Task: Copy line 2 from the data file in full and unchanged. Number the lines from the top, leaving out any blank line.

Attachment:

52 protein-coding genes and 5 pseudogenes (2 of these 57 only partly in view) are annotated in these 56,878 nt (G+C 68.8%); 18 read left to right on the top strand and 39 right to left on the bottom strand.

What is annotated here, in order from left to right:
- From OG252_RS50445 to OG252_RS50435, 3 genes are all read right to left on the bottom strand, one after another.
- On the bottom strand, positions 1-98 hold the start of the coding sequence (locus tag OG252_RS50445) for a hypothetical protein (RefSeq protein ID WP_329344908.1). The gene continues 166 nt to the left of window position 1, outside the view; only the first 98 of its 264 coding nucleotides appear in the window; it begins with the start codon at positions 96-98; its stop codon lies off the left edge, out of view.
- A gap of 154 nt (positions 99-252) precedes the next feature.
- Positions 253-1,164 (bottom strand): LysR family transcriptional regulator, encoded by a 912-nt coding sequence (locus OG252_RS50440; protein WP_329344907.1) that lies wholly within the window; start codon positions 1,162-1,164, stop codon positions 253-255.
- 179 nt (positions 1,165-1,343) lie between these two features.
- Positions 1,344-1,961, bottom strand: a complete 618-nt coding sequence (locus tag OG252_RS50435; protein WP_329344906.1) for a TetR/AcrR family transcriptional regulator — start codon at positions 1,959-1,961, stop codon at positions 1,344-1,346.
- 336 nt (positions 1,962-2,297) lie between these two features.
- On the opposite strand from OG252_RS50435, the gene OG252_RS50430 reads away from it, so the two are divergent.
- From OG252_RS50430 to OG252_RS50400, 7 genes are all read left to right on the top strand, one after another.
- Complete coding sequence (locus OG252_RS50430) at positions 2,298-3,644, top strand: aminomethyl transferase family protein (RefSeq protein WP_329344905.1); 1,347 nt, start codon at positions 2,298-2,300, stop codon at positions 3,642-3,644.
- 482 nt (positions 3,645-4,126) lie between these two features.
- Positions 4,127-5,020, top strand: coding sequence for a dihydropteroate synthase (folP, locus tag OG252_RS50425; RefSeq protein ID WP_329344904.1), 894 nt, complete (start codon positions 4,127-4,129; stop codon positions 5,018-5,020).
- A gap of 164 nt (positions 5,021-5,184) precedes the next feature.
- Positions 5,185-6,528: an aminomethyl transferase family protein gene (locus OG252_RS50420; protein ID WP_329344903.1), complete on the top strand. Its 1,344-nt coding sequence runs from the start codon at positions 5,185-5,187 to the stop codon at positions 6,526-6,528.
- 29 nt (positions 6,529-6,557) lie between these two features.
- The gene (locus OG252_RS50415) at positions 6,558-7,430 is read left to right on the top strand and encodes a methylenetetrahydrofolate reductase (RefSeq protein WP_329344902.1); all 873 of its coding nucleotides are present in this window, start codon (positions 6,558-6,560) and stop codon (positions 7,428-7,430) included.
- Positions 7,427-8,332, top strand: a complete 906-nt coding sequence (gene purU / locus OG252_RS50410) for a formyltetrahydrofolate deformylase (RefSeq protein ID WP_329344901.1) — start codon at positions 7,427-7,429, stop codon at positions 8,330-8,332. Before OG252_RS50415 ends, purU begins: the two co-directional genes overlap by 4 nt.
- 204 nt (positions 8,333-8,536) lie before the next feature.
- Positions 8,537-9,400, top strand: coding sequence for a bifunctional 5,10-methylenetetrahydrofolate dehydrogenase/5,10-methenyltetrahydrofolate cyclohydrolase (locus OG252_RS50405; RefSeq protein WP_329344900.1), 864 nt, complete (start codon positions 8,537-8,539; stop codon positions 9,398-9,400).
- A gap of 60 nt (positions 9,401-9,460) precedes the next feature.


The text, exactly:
What is annotated here, in order from left to right: